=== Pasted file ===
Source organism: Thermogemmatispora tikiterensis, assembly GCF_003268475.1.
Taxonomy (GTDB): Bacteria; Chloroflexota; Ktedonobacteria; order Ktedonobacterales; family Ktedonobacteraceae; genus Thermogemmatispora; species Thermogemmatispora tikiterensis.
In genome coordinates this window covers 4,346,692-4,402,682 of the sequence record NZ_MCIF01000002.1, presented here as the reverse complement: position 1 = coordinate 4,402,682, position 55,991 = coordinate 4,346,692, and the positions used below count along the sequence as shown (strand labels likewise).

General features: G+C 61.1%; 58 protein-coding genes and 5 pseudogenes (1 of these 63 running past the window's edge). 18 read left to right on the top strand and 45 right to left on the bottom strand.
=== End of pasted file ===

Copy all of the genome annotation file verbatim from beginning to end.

Source organism: Thermogemmatispora tikiterensis, assembly GCF_003268475.1.
Taxonomy (GTDB): Bacteria; Chloroflexota; Ktedonobacteria; order Ktedonobacterales; family Ktedonobacteraceae; genus Thermogemmatispora; species Thermogemmatispora tikiterensis.
In genome coordinates this window covers 4,346,692-4,402,682 of the sequence record NZ_MCIF01000002.1, presented here as the reverse complement: position 1 = coordinate 4,402,682, position 55,991 = coordinate 4,346,692, and the positions used below count along the sequence as shown (strand labels likewise).

General features: G+C 61.1%; 58 protein-coding genes and 5 pseudogenes (1 of these 63 running past the window's edge). 18 read left to right on the top strand and 45 right to left on the bottom strand.